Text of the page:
The walls in the hotel we’ve been staying at in Hoi An for the past seven weeks are paper-thin. We can’t help but hear our neighbours’ conversations and note the many hours they waste in their hotel rooms discussing what to do, which destination to head to next, how they should get there, and where they should stay, that it has us thinking about how much planning you should do before you travel so you don’t waste precious time when you arrive.
If our neighbours aren’t in their hotel rooms reading passages out loud to each other from their guidebooks and (it sounds like) Trip Advisor, they are on the computers downstairs, doing research and making bookings online. Or they are at the reception desk quizzing staff about train timetables and tour prices. We can head out to dinner and drinks and the same people will still be on those computers when we return.
Travellers here seem to spend more time at the hotel planning their next moves than out on the streets discovering Hoi An. And no doubt it will be the same when they get to their next destination. It’s obviously not a great use of their time while they’re actually on their trip. For the travellers we’re seeing here, travel seems to have become not about the journey or the destination, but the planning of the journey to the next destination.
It’s very different to how we used to travel before we became travel writers and before the rise of the Internet as a travel research tool. I remember our first overseas trip in the early ’90s to Mexico. We bought our air tickets and bought a guidebook (the first edition of the Berkeley students Mexico Travel Guide, which was brilliant – whatever happened to that series?). From that guide we selected a hotel and telephoned Mexico City from Sydney to book our first few nights accommodation. That was it.
Once in Mexico, aside from asking hotel staff for eating tips, we used the guidebook to book onward accommodation, calling up hotels one or two days in advance. Or if we couldn’t decide which hotel we preferred from the guidebook reviews, we’d arrive in a town and one of us would wait with the backpacks at a café while the other went to look at rooms. The guidebook was all we used for choosing sights and museums to see, finding bus stations, buying tickets, negotiating public transport, and identifying restaurants to eat at, which we’d then cross-reference with local tips.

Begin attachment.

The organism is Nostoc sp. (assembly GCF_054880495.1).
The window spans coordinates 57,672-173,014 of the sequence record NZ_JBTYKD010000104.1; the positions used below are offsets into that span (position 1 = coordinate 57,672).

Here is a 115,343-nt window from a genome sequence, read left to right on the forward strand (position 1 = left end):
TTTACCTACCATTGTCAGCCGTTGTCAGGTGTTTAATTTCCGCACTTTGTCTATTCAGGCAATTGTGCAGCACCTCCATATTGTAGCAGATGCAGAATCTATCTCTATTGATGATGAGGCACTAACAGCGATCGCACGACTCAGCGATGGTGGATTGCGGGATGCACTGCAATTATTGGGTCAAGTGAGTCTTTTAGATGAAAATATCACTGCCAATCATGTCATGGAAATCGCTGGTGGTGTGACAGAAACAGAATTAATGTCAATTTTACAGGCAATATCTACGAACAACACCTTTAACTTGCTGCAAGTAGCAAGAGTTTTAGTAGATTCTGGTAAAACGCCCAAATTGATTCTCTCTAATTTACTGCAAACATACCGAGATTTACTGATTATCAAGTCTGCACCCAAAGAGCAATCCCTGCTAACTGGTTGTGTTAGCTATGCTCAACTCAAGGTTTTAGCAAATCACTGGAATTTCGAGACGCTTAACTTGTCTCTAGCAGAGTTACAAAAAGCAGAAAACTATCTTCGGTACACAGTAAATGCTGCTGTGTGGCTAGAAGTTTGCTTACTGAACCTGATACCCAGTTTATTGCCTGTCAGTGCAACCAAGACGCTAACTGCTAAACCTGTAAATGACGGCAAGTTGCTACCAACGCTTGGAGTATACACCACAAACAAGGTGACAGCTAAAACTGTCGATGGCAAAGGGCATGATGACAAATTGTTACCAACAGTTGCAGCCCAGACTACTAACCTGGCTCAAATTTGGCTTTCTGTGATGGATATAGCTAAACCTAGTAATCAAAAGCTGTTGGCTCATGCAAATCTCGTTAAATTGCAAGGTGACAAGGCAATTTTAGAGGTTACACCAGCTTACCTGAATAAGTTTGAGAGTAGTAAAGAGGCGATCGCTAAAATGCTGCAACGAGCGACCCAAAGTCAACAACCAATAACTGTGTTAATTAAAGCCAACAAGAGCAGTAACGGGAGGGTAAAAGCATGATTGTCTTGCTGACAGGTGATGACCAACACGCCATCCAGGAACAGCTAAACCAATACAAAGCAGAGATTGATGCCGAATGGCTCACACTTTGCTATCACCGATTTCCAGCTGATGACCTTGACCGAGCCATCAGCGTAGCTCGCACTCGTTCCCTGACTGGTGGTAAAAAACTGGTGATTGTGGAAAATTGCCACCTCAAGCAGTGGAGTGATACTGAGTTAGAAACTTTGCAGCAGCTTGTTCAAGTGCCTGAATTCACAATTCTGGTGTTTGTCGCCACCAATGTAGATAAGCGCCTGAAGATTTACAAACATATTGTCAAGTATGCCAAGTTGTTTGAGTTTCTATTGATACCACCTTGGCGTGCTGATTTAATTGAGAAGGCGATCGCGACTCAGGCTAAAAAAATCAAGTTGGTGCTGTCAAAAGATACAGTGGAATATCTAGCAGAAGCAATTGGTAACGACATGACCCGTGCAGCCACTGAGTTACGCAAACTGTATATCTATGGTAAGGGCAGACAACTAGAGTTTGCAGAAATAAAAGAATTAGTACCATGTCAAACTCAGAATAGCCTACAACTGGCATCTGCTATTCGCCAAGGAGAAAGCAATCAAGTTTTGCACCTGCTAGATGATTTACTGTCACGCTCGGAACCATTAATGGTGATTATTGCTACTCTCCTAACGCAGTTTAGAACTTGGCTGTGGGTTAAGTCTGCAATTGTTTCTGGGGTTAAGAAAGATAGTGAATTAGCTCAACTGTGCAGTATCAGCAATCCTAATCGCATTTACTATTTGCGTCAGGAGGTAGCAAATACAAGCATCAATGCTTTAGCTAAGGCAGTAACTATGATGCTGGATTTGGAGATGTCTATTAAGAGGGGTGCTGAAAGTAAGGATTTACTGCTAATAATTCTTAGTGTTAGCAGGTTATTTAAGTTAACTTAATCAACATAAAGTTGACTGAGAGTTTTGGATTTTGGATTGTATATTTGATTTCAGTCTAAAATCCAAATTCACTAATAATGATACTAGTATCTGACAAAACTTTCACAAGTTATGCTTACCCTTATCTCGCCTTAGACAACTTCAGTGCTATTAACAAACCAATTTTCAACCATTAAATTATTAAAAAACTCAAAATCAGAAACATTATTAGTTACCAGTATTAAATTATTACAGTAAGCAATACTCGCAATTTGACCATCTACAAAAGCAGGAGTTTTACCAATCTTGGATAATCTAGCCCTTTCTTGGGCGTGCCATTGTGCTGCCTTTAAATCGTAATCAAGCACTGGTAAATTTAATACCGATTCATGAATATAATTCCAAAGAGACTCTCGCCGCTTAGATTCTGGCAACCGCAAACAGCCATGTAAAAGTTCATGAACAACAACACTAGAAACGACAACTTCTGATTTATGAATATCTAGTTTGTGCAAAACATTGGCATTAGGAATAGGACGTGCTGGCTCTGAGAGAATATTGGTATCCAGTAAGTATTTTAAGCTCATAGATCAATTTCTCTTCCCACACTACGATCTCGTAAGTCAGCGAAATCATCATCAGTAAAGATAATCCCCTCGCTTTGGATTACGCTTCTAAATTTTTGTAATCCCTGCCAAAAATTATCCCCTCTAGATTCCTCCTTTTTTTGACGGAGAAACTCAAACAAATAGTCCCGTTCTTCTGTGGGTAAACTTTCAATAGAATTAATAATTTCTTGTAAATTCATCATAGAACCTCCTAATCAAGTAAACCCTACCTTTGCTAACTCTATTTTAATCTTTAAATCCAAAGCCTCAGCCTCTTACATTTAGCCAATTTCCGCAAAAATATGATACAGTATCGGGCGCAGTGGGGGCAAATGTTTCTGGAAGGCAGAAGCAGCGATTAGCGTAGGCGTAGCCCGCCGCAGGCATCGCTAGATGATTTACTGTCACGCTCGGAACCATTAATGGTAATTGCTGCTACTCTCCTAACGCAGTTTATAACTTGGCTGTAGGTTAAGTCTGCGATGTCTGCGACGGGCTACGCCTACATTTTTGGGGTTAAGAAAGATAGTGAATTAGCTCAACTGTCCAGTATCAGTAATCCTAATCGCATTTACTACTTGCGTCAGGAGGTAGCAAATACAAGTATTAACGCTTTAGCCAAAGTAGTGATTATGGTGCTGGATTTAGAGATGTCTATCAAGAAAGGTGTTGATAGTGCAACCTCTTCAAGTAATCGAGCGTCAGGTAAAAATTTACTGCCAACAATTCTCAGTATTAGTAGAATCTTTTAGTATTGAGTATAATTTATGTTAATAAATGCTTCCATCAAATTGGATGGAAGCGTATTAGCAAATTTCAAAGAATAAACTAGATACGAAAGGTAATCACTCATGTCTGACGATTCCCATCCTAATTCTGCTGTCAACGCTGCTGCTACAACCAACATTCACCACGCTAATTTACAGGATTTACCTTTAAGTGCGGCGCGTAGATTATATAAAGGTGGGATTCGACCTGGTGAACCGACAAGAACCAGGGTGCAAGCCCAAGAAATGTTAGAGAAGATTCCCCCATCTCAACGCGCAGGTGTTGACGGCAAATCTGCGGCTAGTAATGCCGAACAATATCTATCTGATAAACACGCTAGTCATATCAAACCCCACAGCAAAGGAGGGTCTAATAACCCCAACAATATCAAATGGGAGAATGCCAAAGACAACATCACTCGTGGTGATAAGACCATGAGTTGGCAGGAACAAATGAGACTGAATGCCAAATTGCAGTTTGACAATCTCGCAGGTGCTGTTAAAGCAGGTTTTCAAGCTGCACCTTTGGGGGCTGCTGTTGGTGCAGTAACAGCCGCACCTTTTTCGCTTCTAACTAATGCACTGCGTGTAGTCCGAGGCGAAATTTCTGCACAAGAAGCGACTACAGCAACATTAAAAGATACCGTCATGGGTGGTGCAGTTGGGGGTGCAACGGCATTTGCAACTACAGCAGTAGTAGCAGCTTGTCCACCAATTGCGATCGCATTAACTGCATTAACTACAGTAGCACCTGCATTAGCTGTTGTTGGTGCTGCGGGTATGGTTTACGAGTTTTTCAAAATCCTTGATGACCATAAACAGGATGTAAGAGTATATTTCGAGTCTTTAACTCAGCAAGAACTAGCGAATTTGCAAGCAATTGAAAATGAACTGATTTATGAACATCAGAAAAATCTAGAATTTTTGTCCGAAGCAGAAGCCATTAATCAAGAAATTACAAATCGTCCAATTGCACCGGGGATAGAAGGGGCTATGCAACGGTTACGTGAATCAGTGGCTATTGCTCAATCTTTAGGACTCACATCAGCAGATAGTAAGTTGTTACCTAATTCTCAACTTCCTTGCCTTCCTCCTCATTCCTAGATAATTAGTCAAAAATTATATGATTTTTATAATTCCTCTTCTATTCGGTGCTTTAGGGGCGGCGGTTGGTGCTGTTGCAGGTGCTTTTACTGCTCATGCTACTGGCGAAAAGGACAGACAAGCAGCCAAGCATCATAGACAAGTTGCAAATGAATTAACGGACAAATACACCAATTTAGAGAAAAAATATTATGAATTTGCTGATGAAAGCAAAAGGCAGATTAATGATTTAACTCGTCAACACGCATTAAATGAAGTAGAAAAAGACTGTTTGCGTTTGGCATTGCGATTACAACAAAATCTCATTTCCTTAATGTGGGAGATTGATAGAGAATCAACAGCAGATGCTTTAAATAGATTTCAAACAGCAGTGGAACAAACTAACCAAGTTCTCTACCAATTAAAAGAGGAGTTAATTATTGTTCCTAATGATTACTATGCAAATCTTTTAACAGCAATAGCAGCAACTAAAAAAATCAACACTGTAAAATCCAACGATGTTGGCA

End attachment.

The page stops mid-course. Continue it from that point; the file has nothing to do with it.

We didn’t waste a lot of time discussing plans or making arrangements – just as we don’t now. We just made them. It was easy and it freed up our time to focus on having a great time, scrambling about archaeological sites, shopping at local markets, lazing on idyllic beaches, and devouring Mexican food. If we read any guidebook passages aloud to each other, it was on the history and culture of the place. And we had an amazing time.
I remember before the trip when I was in a Sydney bookshop trying to decide which guidebook to buy, I skimmed through a couple of chapters of each of Let’s Go and the Berkeley guide. I can’t even remember if Lonely Planet had a Mexico guide back then, but I remember the bookshop staff recommending the two American guides as the best options for Mexico. Fifteen minutes flicking through the books was enough to tell me we were more in tune with the Berkeley kids than the Harvard students.
And that’s the key, no matter what sources of information you use – whether it’s a guidebook, travel site, a forum, or travel blog – finding a source of travel information that you trust, not only because it’s current, but because you share a similar outlook and similar taste. I very much doubt we’d travel with the Berkeley guide now, but as late 20-somethings, it suited us just fine.
A problem these days is that, firstly, people have it in their heads that the Internet – and specifically Trip Advisor – is where they should be doing their research. The thinking is that print is dead, all guidebooks are out of date, and all the information a traveller could need is online, at their fingertips, just a few clicks away, and it’s obviously more current and accurate because it is online – or so they believe. Although of course we know that isn’t always the case, especially when it’s user-generated content created by ordinary travellers who don’t know places as intimately as destination experts do.